“Boundaries are like the old saying about pornography: You’ll know it when you see it,” says Amira. “We channel our emotions into the jokes. If we feel like the world is ending, then that’s what other people are feeling too, and that’s what we should be writing jokes about.”
Punching up at deserving targets is also a safe route. “There are a lot of villains in this story — people who ignore the crisis — and it’s always okay to make fun of villains during a story like this,” says Full Frontal’s Drucker. “The one thing we don’t want to do is make fun of the people who are scared or getting hurt.”
As the writers have found, there are so many facets to this story that staying true to the unique tone of each show isn’t too difficult. Fallon has kept it light, interviewing his dog and broadcasting from a tree. Meyers is relying on segments like “A Closer Look” and “Jokes Seth Can’t Tell.” Bee is covering politicians who are using the pandemic as an excuse to restrict abortion rights. “It’s like,” says Bartlett, “‘well, what is something that Sam could say that other hosts wouldn’t say? What is something from her viewpoint, or specifically as a woman, she would want to talk about? What are the things that we can say that other hosts aren’t?’”
The writers of Desus & Mero, as usual, are finding offbeat stories. “New York City released guidelines that are saying you’re not supposed to eat ass during the pandemic. Something like that is right in our wheelhouse,” says Gondelman. “There’s people being horny for Cuomo. We also had Dr. Anthony Fauci on. The interview was really sincere and informative, with the guys asking him what his favorite Yankees memory is and getting this really fun story about Yogi Berra.”
4. Let Go of the News Cycle (to a Point)
All the late-night shows still have to be vigilant about breaking news, but now that most programs need more hours in the day for filming and post-production, they’ve had to make their jokes less time-sensitive. Under normal conditions, Late Night, for one example, typically rewrites lines until about 20 minutes before its normal 6:30 p.m. taping. Now that’s impossible. “We’re surrendering to the idea that we’re going to be a little behind the news cycle,” Baze says. “But it’s fine. It’s more important to get Seth out there with good material.”
Thanks to Full Frontal’s weekly schedule, their segments are written to withstand most timely developments, but it’s still a concern. What’s harder, now that everyone’s working from home, is feeling like you can ever be off the clock. “Usually there’s big news — Trump crashed a zeppelin into Mount Rushmore — and we have to talk about that really fast. But in this situation, because things are changing even faster, you kind of just constantly have to be on call,” says Drucker. “Fortunately, we work with a very, very good research team. They’re a helpful filter for things. You see rumors on Twitter where you’re like, ‘Oh, this is happening!’ and they’re like, ‘No, that’s not true. You’re safe. Stop talking about that.’”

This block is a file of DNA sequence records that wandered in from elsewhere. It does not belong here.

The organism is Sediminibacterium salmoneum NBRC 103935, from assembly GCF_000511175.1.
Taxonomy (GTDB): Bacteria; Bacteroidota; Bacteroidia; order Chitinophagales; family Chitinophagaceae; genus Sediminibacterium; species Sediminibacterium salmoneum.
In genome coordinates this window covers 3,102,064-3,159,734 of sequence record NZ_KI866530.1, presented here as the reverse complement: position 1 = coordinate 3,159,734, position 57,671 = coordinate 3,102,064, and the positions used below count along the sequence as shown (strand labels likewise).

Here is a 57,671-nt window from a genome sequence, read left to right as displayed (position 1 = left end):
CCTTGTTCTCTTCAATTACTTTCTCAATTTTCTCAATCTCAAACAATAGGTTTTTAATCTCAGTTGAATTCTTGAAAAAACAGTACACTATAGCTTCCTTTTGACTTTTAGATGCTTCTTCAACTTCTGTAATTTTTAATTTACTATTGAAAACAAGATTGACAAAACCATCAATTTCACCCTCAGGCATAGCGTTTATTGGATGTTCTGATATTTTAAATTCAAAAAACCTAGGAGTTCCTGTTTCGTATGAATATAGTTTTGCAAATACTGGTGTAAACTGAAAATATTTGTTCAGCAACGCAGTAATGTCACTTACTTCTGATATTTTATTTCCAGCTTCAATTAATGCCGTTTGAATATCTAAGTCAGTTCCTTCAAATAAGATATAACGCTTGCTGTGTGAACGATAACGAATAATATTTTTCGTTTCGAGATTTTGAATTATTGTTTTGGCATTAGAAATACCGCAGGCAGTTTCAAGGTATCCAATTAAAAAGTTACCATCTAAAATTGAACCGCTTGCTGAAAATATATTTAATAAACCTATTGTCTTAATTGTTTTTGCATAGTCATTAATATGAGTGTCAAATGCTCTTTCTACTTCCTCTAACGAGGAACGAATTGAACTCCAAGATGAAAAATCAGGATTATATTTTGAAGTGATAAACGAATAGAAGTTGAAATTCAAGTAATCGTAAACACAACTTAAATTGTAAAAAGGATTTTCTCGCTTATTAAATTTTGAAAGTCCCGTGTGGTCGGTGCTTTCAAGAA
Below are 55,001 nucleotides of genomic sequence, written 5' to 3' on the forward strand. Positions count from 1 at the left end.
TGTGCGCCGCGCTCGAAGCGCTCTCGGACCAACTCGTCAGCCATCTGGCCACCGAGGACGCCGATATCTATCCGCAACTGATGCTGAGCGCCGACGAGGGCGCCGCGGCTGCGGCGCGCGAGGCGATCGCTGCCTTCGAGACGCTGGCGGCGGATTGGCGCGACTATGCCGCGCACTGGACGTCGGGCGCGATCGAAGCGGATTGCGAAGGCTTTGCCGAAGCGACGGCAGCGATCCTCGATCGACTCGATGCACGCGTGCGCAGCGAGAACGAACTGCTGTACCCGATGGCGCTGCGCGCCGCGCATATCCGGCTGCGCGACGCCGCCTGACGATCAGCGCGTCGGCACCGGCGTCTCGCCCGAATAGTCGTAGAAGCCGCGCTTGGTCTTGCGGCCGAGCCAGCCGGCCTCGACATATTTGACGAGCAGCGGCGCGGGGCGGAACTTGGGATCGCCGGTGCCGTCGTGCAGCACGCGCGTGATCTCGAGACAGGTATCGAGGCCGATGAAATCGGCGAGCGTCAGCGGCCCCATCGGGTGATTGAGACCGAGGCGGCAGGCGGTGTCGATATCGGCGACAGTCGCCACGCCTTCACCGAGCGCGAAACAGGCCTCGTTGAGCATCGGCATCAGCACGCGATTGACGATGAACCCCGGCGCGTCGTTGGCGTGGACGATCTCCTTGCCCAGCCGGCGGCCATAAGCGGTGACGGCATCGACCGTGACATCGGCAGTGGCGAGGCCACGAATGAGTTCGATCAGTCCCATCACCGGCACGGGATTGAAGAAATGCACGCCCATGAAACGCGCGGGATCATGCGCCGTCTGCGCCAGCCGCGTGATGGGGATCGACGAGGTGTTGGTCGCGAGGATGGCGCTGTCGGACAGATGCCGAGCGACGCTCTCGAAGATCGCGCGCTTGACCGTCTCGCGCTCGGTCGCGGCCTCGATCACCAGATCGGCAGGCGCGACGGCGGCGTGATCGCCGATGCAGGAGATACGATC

“Or they’ll confirm it,” adds Bartlett, “and that’s worse.”
5. Be Resourceful
A pandemic forcing every show to completely abandon its traditional approach is unprecedented; challenges have been introduced, certainly, but so have opportunities. “We sort of have an ‘anything goes’ way of looking at it,” Bradford says. “We’re not within the confines of the studio, and just as people are more accepting of their co-workers having their babies in meetings, viewers seem more accepting of seeing something completely different.”
Fallon in particular has made his wife and kids a big element of his remote Tonight Show episodes, and for Bradford, it’s been an exciting experiment. “I love seeing Jimmy just be himself in his world with his wife and his kids,” he says. “These shows are a real Fallon family production because they’re all doing it themselves. He’s holding the camera, she’s the director, and the kids are showing up when they feel like it. Jimmy interviewed his dog, so it’s really an ‘all hands on deck’ thing out there. Our process has been to give material to them, wait for three hours, then get the footage back. Then we watch it all for the first time. It’s been charming.”
For Full Frontal, the writers’ biggest muse has come from an unlikely part of Samantha Bee’s home. “Sam has a woodshed on her property that, to me, looks like where you would go to kill someone, which is such a funny thing,” Bartlett says. “We’ve made a lot of jokes about that weird, scary shed, to a point where I think she’s now offended that we’re afraid of her backyard.”
“It’s pretty funny,” Drucker adds. “We were like, ‘It looks like a place where you kill people!’ and she’s like ‘I … I live here.’”
6. Keep Things in Perspective
“It’s not going to be perfect,” Bartlett sums it up, “but we’re doing our best.”